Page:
In a want to make the UI and the internal functionality of the brand as easy as the services the brand provides to its users through its app, Uber teamed up with Wolff Olins to create their dream brand system through rebranding process.
Uber is a tech start-up connecting riders and drivers that turned into a global mobility platform in a short and quick span of only eight years.
Having embraced new and future modes of transportation—from bikes, to tuk-tuks, to flying cars, it needed a holistic brand system that was instantly recognizable, works around the world and was efficient to execute, accommodating all of its needs and services within.
Wolff Olins partnered with Uber to reimagine how the world moves, creating a system that connects with all modes of transportation, in all places, for all people—including internal Uber teams. The project was an intensely collaborative effort between Wolff Olins, the Uber Brand Experience Team, and MCKL Type Foundry.
With Uber operating in 660+ cities and having its highest growth areas in regions outside of the US, such as Latin America and India, the brand had to have a system to be able to work globally.
Keeping this in mind, Wolff Olins adapted a universal ‘beyond-simple’ global brand instead of pursuing a complex identity system, localized through colour and pattern. This universal system gave teams the freedom to make it relevant to their audiences with culturally specific content.
With a new wave of leadership at Uber came a renewed commitment to safety which until now was product-driven. But safety was a much larger context. It was the brand’s need and requirement to speak equally to riders, drivers, and employees, which led to answering the question, “What does safety mean for different people at different times?”
This resulted in the introduction of Safety Blue to the colour palette. It’s unique to Uber and meant to be used sparingly to indicate important moments of support, care or connection between the user and the brand.
The decentralized nature of Uber’s operations meant the company needed a system that could be easily implemented by a wide range of practitioners around the world in a broad spectrum of digital and physical applications. The system isn’t just for marketing designers, but for product teams, customer service, and beyond. Its success depends on how useful teams find it.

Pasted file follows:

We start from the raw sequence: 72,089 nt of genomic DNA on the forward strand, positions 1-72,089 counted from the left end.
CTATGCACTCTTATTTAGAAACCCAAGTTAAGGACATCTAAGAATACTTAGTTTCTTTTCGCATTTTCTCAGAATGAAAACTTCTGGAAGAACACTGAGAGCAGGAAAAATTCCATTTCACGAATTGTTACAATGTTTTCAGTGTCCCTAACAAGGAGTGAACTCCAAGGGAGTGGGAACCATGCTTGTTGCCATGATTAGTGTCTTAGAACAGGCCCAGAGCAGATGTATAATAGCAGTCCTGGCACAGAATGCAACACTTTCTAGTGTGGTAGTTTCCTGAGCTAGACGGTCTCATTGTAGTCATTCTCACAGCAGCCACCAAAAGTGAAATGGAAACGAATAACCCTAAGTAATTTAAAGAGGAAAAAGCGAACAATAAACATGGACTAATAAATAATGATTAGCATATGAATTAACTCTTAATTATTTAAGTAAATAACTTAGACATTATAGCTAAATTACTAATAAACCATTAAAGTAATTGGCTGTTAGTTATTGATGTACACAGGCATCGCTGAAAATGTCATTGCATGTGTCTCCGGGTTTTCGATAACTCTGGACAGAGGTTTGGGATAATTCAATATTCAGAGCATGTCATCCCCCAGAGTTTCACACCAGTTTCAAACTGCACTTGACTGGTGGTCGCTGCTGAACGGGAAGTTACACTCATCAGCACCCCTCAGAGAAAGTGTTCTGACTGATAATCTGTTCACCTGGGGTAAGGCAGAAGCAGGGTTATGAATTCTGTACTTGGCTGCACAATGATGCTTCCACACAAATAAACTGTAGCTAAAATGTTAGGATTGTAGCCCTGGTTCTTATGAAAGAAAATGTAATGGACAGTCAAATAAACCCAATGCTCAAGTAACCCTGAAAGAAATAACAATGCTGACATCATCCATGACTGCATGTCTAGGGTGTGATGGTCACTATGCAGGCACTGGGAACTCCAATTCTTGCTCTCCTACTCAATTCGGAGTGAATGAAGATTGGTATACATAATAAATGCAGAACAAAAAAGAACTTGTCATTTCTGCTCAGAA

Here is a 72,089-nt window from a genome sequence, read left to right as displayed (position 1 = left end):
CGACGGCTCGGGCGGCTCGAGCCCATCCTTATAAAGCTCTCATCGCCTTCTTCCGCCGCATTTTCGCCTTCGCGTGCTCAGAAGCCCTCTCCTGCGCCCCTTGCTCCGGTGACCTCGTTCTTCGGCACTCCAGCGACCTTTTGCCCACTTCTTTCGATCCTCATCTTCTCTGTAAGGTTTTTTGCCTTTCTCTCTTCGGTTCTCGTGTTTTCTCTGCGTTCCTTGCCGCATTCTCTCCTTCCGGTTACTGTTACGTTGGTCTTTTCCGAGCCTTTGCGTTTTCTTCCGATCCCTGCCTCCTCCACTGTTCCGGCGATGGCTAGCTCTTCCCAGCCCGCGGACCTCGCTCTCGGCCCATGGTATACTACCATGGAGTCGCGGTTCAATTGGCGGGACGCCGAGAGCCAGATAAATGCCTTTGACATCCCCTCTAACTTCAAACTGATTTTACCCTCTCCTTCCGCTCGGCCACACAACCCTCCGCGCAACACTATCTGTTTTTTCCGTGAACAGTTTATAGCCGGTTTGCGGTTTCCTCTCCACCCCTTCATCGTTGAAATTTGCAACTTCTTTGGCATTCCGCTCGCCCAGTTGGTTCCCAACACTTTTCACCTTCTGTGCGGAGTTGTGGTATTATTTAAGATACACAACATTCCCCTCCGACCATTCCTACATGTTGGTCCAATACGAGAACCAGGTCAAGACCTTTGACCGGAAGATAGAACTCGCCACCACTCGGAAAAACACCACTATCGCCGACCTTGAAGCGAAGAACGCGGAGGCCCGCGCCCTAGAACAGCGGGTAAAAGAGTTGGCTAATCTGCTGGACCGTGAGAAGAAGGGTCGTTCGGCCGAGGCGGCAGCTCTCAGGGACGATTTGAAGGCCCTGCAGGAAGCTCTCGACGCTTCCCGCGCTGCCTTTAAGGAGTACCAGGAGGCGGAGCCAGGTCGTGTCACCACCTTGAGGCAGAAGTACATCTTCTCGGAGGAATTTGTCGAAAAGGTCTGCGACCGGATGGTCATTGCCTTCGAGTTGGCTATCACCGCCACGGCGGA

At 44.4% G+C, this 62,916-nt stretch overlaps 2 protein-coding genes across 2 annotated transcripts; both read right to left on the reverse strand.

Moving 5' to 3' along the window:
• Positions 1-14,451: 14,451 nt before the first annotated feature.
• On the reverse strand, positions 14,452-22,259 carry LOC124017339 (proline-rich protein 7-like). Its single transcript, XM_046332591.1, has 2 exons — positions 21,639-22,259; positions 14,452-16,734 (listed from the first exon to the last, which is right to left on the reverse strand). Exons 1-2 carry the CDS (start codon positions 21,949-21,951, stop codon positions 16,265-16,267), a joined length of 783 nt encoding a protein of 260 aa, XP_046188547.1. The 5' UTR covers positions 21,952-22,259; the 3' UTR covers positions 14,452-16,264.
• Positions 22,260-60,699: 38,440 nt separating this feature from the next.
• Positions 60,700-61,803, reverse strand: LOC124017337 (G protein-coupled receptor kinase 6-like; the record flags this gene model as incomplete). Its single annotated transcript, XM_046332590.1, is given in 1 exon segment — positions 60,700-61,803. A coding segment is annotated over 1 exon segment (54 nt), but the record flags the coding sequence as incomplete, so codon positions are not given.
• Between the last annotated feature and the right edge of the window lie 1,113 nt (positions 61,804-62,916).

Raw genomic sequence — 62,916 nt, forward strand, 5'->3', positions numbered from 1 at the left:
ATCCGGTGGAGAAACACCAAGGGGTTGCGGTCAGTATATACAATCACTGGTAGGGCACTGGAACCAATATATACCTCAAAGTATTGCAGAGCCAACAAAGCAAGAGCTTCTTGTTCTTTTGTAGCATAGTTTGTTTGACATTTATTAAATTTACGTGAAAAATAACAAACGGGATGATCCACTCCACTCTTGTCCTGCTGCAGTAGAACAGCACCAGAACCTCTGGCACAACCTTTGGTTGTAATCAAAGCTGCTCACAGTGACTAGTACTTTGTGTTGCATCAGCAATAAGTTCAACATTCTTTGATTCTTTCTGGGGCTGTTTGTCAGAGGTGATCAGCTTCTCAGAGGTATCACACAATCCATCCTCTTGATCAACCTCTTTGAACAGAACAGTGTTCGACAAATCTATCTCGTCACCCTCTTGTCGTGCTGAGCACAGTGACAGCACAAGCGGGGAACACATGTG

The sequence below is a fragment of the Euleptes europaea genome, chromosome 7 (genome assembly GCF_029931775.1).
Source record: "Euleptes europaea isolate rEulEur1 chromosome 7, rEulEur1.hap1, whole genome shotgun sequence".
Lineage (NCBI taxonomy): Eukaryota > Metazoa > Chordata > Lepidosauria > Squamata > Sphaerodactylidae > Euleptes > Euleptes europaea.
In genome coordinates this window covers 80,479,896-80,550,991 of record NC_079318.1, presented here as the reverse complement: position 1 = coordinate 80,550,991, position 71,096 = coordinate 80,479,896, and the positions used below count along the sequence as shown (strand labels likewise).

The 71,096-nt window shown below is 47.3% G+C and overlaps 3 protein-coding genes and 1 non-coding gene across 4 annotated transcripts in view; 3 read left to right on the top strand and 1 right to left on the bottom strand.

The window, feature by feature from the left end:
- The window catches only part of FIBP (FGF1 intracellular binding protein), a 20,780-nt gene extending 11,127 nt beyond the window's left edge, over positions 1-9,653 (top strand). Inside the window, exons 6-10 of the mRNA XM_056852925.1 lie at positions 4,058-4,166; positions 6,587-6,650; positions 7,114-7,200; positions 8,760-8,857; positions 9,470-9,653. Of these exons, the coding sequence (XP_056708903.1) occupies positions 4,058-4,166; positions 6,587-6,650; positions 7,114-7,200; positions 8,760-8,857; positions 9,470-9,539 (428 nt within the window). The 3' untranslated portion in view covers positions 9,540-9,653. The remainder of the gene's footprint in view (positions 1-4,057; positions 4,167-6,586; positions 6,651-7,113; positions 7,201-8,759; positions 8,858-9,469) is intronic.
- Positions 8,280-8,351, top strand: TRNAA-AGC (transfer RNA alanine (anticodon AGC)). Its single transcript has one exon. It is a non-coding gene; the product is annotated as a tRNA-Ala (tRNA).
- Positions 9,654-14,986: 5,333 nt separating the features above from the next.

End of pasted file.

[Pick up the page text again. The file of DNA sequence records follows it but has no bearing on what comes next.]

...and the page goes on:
This required brand system of Uber is made up of nine elements, each one explained below.
A wordmark instead of a symbol, the logo is approachable, easy to read, and takes full advantage of the name recognition. Optical kerning, refined weight, and defined clear space, as well as well-delineated placement in relation to other content, all help to make it as instantly recognizable as possible.
The composition system is elegant in its sheer simplicity of use — it creates a subtle “U” wherever it appears.
By defining the grid based on the logo, the system stays flexible and beyond easy to apply. The U-frame optimized for content is used for hoardings, billboards and other advertising formats.
The typography is as unique and easy to use as Uber is.
Inspired by the world’s best used transportation examples, it was designed to maximize its impact across all applications while keeping it easy to read, own-able, and highly recognizable.
The icons are inspired by global transportation iconography and drawn from the same shapes as their typeface, creating a seamless system from text to icon.
The arrow is part of the iconography but can be used in copy as a shorthand between destinations, whether geographic or states of mind.
A tight colour palette, dominated by black and white, draws on the colours used in global navigation.
The high contrast of black and white, the primary colours of Uber’s palette, make the text as legible as possible.
The use of a set of bright secondary colours makes the UI interesting.
The Safety blue, unique to Uber is used sparingly to call out moments of support, assurance and other important interactions between a user and the brand.
The motion system expresses the simple and easy movement that Uber makes possible. In an attempt to create a completely own-able motion system, the broadcast packages and the key motion states within the product are aligned in a manner to have just one set of motion principles and base motion states.
The photography inspires Uber’s audience of young and old, partners and customers, local and global. It builds on how it feels to move from motivation at point A to the emotional payoff of arriving at point B.
The illustration draws from Uber’s logo and the transportation language inspiration of the typeface. Simple shapes, clean lines, limited colour and heightened reality give the illustrations a branded feel and make it easy to understand at a glance.
Uber’s global tone of voice focuses on the mindset they share with their users: they see the world as it could be and work to make it a reality. Beyond word choice and style choices, Uber’s tone of voice focuses their belief in putting their audience first.
Built from stakeholder input from around the world and tested on the ground with creative teams, Uber’s brand system is simple, flexible, and globally recognizable.
The learnings of what the business needed globally during a period of transition were used to drive their work of creating a brand that both served their business and engaged the audience.